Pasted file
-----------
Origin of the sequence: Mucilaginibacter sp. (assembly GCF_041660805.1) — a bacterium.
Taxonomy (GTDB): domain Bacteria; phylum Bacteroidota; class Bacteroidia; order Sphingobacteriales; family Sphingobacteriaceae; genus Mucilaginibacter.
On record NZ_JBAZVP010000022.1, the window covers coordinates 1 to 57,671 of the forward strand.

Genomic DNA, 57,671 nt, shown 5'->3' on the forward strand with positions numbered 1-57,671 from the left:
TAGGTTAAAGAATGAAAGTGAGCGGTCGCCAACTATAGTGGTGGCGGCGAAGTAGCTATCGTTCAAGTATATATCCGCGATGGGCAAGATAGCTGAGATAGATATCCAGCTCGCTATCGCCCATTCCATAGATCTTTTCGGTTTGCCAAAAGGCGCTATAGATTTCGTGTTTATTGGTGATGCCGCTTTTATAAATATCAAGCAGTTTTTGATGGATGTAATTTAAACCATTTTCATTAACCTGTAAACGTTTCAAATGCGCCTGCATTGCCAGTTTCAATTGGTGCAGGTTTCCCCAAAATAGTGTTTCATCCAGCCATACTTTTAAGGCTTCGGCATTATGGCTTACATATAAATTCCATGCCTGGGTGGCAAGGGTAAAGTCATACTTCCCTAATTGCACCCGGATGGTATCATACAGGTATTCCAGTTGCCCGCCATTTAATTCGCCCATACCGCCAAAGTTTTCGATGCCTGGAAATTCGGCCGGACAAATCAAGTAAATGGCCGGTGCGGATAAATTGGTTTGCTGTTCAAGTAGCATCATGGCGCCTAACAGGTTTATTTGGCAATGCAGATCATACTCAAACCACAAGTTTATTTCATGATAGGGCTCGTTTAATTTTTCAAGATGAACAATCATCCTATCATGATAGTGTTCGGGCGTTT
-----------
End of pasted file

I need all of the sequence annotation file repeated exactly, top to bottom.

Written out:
Origin of the sequence: Mucilaginibacter sp. (assembly GCF_041660805.1) — a bacterium.
Taxonomy (GTDB): domain Bacteria; phylum Bacteroidota; class Bacteroidia; order Sphingobacteriales; family Sphingobacteriaceae; genus Mucilaginibacter.
On record NZ_JBAZVP010000022.1, the window covers coordinates 1 to 57,671 of the forward strand.

Genomic DNA, 57,671 nt, shown 5'->3' on the forward strand with positions numbered 1-57,671 from the left:
TAGGTTAAAGAATGAAAGTGAGCGGTCGCCAACTATAGTGGTGGCGGCGAAGTAGCTATCGTTCAAGTATATATCCGCGATGGGCAAGATAGCTGAGATAGATATCCAGCTCGCTATCGCCCATTCCATAGATCTTTTCGGTTTGCCAAAAGGCGCTATAGATTTCGTGTTTATTGGTGATGCCGCTTTTATAAATATCAAGCAGTTTTTGATGGATGTAATTTAAACCATTTTCATTAACCTGTAAACGTTTCAAATGCGCCTGCATTGCCAGTTTCAATTGGTGCAGGTTTCCCCAAAATAGTGTTTCATCCAGCCATACTTTTAAGGCTTCGGCATTATGGCTTACATATAAATTCCATGCCTGGGTGGCAAGGGTAAAGTCATACTTCCCTAATTGCACCCGGATGGTATCATACAGGTATTCCAGTTGCCCGCCATTTAATTCGCCCATACCGCCAAAGTTTTCGATGCCTGGAAATTCGGCCGGACAAATCAAGTAAATGGCCGGTGCGGATAAATTGGTTTGCTGTTCAAGTAGCATCATGGCGCCTAACAGGTTTATTTGGCAATGCAGATCATACTCAAACCACAAGTTTATTTCATGATAGGGCTCGTTTAATTTTTCAAGATGAACAATCATCCTATCATGATAGTGTTCGGGCGTTT